The Court of Appeal recently upheld the government’s right to cancel the Climate Change Levy (CCL) exemption for renewable generators. In effect this is a retrospective removal of subsidy entitlement, and should remind investors that even a seemingly secure economic rent will collapse when push comes to shove. This has significant implications for the Carbon Price Floor (CPF) and also the value of certificates issued under the Renewables Obligation (RO). The Renewable Heat Incentive (RHI) may also be affected. For the time being the Feed-in Tariff (FiT) and Contracts for Difference (CfD) are probably safe, but anyone in the electricity sector relying on subsidies and handouts has been given fair warning: The government giveth, and the government taketh away.
The main flaws with current energy policies as they relate to climate revolve around their inflexibility. Broadly speaking, the policies simply assume that the premises driving their motivation cannot change, except to require still more urgent action to reduce emissions. This was clearly an error. A full gearbox, including a reverse gear, is a necessary feature of any legislation whatsoever, principally because errare humanum est. This is still so even when the policy is grounded in area designed to minimise such errors, scientific research. Indeed, both the history and the philosophy of science tell us that scientific propositions are without exception provisional and subject to change. There simply are no absolute truths in any scientific field, even at a very fundamental level, a point that Schrödinger famously noted in What is Life? (1944) when he reminded his audience that “the laws of physics and chemistry are statistical throughout”. Scientists should never forget, though in the heat of policy debate they sometimes do, that their propositions are reasoned abstractions from observations, and those observations are necessarily finite. There is always more to learn, even in areas that seem rock solid. We may not expect the clock to suddenly go backwards and wind its own spring, but, as Schrödinger puts it, this infinitesimal probability “always remains the background”. In many cases, particularly those relevant to policy, the probability of change is far from infinitesimal.
This sceptical point has from time to time been apparent to political leaders. It is over three hundred years since Oliver Cromwell, with a mighty puritan oath, “in the bowels of Christ”, asked the Synod of the Church of Scotland to “think it possible that ye may be mistaken”. But legislatures become overconfident, and the necessity for provisions for flexibility in law-making is neglected. The Climate Change Act of 2008, for example, is designed as a one-shot rocket, quite without steering and with precious little provision for deceleration.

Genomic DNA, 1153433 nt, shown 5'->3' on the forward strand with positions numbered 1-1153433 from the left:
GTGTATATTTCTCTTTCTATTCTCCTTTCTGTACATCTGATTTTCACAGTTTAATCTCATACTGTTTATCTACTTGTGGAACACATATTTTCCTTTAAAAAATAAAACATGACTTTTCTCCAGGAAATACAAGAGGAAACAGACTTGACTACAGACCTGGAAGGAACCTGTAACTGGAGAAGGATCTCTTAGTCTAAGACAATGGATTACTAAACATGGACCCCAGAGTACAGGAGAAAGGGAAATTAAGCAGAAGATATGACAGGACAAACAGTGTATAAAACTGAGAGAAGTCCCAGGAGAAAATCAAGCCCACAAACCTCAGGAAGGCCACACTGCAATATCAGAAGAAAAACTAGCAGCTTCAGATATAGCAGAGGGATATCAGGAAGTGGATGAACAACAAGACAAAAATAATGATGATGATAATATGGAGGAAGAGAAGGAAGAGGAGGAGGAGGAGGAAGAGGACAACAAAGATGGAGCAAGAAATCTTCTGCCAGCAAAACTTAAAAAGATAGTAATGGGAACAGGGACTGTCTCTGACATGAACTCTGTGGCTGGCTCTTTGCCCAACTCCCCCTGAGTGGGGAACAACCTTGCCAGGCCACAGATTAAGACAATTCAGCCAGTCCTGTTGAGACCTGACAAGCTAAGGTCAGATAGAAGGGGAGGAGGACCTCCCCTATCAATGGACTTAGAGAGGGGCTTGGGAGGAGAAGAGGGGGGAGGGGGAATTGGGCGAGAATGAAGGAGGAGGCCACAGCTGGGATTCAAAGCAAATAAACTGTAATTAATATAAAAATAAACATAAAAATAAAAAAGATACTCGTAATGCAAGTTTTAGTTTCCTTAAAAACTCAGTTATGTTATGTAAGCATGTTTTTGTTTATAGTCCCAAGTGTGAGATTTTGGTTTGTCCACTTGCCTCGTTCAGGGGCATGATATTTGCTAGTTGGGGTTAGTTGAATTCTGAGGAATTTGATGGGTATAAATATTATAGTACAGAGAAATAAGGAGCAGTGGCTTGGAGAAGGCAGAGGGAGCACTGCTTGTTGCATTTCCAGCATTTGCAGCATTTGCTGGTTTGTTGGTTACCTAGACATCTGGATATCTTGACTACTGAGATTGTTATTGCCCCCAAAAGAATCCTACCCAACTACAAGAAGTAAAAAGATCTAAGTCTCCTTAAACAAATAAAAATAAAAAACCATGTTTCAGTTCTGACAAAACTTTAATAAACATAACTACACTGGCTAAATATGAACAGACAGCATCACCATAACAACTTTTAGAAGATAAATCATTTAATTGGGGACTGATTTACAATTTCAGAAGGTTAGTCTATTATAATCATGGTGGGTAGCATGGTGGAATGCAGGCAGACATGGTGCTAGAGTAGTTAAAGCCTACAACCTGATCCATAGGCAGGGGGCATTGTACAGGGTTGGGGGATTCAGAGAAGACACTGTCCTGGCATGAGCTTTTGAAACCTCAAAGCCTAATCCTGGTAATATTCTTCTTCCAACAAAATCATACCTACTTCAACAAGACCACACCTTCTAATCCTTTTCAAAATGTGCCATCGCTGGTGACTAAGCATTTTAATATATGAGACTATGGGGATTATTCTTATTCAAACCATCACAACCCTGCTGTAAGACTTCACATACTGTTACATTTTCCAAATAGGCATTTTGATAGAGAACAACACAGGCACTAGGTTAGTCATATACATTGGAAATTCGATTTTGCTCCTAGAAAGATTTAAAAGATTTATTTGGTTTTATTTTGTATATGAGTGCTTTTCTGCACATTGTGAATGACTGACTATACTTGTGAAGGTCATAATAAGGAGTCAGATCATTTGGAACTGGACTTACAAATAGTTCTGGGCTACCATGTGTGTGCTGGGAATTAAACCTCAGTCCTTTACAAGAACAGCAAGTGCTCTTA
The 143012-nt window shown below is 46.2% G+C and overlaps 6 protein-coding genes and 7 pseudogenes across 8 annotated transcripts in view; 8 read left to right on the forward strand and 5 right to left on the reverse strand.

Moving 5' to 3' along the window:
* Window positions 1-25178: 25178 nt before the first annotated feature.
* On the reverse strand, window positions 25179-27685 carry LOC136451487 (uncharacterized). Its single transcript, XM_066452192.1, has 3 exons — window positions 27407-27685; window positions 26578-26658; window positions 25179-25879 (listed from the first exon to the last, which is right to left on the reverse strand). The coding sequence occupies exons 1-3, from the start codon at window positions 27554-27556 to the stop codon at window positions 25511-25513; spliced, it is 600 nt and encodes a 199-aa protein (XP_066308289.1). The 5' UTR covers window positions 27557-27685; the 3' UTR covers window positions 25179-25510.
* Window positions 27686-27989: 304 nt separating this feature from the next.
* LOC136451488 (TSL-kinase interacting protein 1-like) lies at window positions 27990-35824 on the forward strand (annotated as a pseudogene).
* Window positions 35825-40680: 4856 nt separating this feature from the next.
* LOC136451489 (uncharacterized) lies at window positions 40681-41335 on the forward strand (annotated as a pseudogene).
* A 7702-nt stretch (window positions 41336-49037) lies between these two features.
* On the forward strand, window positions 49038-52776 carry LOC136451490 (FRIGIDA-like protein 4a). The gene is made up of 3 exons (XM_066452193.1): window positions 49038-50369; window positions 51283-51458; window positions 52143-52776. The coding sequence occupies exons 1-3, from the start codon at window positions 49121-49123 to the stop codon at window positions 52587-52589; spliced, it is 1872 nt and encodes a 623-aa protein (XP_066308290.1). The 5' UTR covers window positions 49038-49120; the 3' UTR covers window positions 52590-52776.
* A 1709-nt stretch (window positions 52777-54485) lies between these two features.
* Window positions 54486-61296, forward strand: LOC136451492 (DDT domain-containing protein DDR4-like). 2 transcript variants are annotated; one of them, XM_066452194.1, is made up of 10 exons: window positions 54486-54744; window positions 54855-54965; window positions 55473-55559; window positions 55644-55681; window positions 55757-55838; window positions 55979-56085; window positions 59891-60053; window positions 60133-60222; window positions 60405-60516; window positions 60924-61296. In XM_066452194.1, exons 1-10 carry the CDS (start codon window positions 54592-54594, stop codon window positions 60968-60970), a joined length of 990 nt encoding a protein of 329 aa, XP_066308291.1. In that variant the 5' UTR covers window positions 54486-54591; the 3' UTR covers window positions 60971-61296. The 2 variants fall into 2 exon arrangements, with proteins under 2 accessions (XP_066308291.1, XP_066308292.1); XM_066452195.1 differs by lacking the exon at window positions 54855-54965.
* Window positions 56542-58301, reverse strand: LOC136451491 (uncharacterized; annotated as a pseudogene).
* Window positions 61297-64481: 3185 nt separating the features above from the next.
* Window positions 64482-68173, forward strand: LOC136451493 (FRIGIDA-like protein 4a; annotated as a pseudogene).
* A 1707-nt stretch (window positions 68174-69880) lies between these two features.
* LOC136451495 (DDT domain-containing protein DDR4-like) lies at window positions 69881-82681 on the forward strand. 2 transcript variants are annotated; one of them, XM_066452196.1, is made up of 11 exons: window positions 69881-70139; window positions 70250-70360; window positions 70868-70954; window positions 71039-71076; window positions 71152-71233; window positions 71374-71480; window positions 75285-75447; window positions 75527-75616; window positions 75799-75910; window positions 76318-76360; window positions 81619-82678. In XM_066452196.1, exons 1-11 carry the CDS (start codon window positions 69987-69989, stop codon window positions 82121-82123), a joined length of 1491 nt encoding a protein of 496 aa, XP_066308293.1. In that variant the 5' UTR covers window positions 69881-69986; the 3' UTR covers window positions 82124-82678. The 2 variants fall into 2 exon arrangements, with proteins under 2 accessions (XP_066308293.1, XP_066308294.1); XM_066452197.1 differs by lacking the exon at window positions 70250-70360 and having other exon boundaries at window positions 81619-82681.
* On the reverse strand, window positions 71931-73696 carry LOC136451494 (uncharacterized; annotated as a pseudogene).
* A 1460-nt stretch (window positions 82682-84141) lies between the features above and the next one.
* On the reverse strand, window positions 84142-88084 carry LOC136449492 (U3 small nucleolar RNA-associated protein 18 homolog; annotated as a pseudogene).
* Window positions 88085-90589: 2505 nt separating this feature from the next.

Paradoxically, this lack of flexibility makes the legislation fragile, and investors relying on such law should be extremely cautious. What cannot go on, will not go on, and if a change of pace is not possible, abrupt termination becomes inevitable. Precisely because the legislation contains no obvious means of control and reversal, government, being under the pressure of force majeure itself, may simply apply overwhelming legal pressure to adjust the vehicle’s direction, and even turn it around. A recent ruling in the Court of Appeal reminds us that government is entitled to act robustly in the public interest.
In the July 2015 budget, the then Chancellor George Osborne removed the exemption from the Climate Change Levy (CCL) applying since 2001 to renewable generators. At the time of removal this exemption was worth approximately £5/MWh to all existing generators, so in that sense was retrospective. While the CCL subsidy was small in comparison to those available under the Renewables Obligation (for example £45/MWh for onshore wind and £90/MWh for offshore wind), it was a very welcome extra layer of jam, £381m thick in 2014/15, and its removal much resented. Infinis Energy Holdings Ltd, owner of one of the larger renewable generation portfolios in the UK, and Drax Power Ltd, one of the largest single producers of renewable energy, both attempted to challenge the decision in the courts, arguing, in essence, that they had reasonable expectations that the exemption would continue, and that the government had acted unfairly and unreasonably. The High Court rejected their challenge. Drax then, sensibly, withdrew; but Infinis took the case to the Court of Appeal, which, in the persons of Sir Terence Etherton MR, Lord Justice Lloyd Jones and Lord Justice Sales, delivered its judgment this week, and firmly rejected the arguments that Infinis had presented. It seems unlikely that this judgment will be reversed.
The Court of Appeal summarised the case thus: